Sat, 08 Apr 2000 16:47:45 -0400
Jason Marshall wrote:
> Kyle wrote:
> >This brings up a question of mine concerning namespaces. There is
> >a lot of talk of namespaces. I am of the belief that namespaces
> >to the personal compiler/IDE of the programmer, not the system. The
> >system just manages unambiguous ID values, the compiler converts
> >intended human meaning (source code) into pure ID communication. For
> >that reason the semantics/syntax of the code used to communicate with
> >Tunes-like system is irrelevant. I created "ObjectCode" knowing that
> >will have a short life span. ObjectCode only has the minimal
> >expressiveness required for a reflective system.
> >Can someone tell me what others are seeing when they speak of
> >namespaces. What issues are namespaces solving that the above mapping
> >idea does not?
> Java uses a namespace system that helps avoid unintended naming
> collisions, based upon the domain name of the originator. I suppose
> one could use the domain IP address in a pure numeric system, but I
> don't believe this is necessary. Because you can work with namespace
> identities at link-time, replacing many unique strings with a single
> instance, you can get something (e.g. reference to a signature), that
> is functionally equivalent to your UID, but one that is unique within
> the execution/compilation environment.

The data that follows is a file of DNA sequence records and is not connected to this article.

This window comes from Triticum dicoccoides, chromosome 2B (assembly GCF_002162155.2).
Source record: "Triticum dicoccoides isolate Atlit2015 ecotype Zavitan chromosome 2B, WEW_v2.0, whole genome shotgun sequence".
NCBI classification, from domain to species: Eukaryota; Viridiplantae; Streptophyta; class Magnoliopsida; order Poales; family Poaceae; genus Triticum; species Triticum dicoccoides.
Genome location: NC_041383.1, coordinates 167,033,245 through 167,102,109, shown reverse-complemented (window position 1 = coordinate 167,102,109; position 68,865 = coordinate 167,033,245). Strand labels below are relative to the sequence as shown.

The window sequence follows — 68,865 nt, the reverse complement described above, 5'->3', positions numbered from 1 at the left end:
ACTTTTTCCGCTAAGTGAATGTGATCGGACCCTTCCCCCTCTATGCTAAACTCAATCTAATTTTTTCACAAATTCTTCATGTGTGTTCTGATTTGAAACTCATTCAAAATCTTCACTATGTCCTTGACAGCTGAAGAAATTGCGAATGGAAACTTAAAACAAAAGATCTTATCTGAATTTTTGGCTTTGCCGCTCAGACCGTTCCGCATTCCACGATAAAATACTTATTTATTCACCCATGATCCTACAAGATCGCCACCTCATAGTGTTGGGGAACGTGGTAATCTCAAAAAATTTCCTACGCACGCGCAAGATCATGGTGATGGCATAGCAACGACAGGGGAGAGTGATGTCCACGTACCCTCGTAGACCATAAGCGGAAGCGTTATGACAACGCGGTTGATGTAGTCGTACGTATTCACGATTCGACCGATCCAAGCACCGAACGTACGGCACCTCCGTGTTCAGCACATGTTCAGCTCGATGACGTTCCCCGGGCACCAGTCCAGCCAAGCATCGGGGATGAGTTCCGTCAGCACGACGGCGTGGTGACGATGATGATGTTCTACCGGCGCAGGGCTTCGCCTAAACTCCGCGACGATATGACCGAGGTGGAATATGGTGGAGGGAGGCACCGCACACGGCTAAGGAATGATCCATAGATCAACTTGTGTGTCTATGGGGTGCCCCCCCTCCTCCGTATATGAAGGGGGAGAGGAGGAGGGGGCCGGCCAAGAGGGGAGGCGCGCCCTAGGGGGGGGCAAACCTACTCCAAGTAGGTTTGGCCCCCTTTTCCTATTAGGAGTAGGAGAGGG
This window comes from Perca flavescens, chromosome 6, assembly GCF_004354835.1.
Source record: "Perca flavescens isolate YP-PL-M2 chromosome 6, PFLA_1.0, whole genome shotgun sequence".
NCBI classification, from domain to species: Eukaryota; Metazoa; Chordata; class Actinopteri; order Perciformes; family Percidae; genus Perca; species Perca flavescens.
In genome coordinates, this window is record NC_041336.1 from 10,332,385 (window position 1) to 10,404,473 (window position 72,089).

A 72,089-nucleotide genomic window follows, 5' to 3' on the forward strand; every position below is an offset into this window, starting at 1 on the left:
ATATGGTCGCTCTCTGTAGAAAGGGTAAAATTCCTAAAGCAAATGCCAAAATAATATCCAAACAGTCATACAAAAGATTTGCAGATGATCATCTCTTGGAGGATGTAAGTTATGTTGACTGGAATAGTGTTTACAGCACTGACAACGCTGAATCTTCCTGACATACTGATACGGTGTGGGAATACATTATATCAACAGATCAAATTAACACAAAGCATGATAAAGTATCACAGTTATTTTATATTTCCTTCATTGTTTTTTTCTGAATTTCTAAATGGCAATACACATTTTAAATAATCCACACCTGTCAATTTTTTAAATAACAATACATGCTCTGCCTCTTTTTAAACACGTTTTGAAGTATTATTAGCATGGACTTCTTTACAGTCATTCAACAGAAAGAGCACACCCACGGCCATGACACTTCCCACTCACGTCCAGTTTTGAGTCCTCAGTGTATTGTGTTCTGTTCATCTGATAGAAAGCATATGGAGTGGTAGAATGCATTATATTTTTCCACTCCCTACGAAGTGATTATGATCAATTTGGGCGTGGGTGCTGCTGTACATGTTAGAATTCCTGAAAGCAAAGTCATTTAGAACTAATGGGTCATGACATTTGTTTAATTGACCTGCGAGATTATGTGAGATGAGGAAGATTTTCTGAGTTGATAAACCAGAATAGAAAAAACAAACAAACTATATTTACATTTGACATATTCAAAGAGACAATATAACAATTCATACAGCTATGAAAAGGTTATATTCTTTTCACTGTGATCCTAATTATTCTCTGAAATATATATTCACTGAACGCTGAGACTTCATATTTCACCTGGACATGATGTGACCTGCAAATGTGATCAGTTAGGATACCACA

I am assuming you are saying that an advantage of namespaces is that
many names can map to a single UID. If that is so, my proposed method
already can handle that.
> Where namespaces fail is when another provider wants to create a drop-
> in replacement for an existing package, or like the case of the Swing
> package, some yutz couldn't come up with one namespace and keep it, and
> hence there's a bunch of code out there that fails to link to the
> intended module. A simple fix for this would be to provide a mechanism
> for namespace aliasing, where the user can modify (or run code that
> modifies) their local namespace aliases.
> One problem with aliasing comes when you wish to persist data. Since
> internal representations between two functionally equivalent modules
> will definitely not be 100% identical, you need to be able to store the
> actual name of the object, as opposed to the logical name, but I don't
> see this as an intractable problem.
MMMmmmm. I do not understand "Since internal representations between
two functionally equivalent modules will definitely not be 100%
identical, ..." May you expand on this?
> Another area that may suffer would be RTTI, because there are various
> situations in which one may end up with both modules loaded, via a load
> of persisted data.
True, that can be an issue. It is up to the compiler/IDE to
resolve the context of the identical names presented to the user. Right
now I solve ambiguity, ungracefully, with #<ID> appended to the name of
the objects experiencing naming conflicts. E.G. foo#386445. This
rarely happens with parameters because the message context is sufficient
to determine the parameter name uniquely.
Kyle Lahnakoski Arcavia Software Ltd.
(416) 892-7784 http://www.arcavia.com